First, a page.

“Living-dead” bacteria exist in limbo: biologically active but not proliferating. Buried in this zombie state, disease-causing bacteria could come back from the dead to re-infect patients. Researchers have produced the first evidence of this strange phenomenon in tuberculosis, suggesting new avenues for treatment.
Millions of genetically modified mosquitoes could be released in the Florida Keys if British...
The inaccuracy of forecasts has personal implications for people around the world, leaving them...
Forensic experts began excavating graves and examining bones this weekend in a tiny chapel in Madrid, hoping to solve the centuries-old mystery of exactly where the great Spanish writer Miguel de Cervantes was laid to rest. The author of "Don Quixote" was buried in 1616 at the Convent of the Barefoot Trinitarians in Madrid's historic Barrio de las Letras, but the exact whereabouts of his grave within the convent chapel are unknown.
About 30 percent of U.S. adults reported not regularly getting a sufficient amount of sleep, a 2012 CDC survey found. Sleep deficiency has been linked to increased risk of automobile crashes, chronic disease and early mortality. Giving employees more control over their work schedules may help curb sleep deficiency.
The umami taste could have an important and beneficial role in health, according to a new study. Research also found that kokumi substances, which modify flavor, could improve the taste of low-fat foods.
The editors of Laboratory Equipment want you to start your week with a smile of your face. With years of science experience, we've heard every science joke there is. So, here’s a science joke you might like. Q: What happened when a physicist ate pasta and antipasti?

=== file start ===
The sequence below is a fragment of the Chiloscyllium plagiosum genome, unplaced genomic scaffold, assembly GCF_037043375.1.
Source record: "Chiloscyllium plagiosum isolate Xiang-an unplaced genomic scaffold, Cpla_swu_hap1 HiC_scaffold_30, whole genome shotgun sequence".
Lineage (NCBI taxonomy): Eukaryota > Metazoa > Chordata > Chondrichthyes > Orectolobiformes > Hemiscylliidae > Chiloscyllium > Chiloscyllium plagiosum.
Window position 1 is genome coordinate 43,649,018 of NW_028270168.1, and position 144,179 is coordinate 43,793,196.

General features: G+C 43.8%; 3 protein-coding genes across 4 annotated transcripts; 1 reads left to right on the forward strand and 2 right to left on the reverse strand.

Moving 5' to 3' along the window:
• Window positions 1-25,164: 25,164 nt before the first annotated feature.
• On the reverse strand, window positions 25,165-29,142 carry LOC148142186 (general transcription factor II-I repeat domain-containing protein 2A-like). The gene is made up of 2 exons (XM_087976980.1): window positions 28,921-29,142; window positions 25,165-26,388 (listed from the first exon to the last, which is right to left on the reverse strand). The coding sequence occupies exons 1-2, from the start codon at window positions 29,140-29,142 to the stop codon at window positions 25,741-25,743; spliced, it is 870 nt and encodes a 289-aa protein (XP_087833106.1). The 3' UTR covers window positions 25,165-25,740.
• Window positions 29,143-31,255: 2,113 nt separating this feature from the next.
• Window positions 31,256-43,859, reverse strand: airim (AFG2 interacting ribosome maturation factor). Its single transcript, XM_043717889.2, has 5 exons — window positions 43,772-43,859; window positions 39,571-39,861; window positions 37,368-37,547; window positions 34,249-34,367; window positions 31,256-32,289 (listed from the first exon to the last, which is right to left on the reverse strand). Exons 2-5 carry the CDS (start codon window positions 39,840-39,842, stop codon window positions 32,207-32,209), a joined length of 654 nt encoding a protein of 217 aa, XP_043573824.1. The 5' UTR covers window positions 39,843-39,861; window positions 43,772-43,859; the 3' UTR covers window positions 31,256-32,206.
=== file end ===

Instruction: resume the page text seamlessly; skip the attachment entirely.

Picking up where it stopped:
Approximately 170,000 people die from alcoholic cirrhosis of the liver in Europe every year. Although alcohol is the most important risk factor, less is known about the significance of different patterns of drinking. Now, investigators have established that alcohol drinking pattern has a significant influence on the risk of cirrhosis and that daily drinking increases that risk compared with drinking less frequently.
Stress hormones in the mother can affect fetal development. Researchers found that increased levels of glucocorticoid stress hormones in pregnant mice caused the mother to eat more but reduced the ability of the placenta to transport glucose to her fetus.
Lori Simons took the bright orange pill at 3 a.m. Eight hours later, doctors sliced into her brain, looking for signs that the drug was working. She is taking part in one of the most unusual cancer experiments in the nation. With special permission from the FDA and multiple drug companies, a hospital is testing medicines very early in development and never tried on brain tumors before.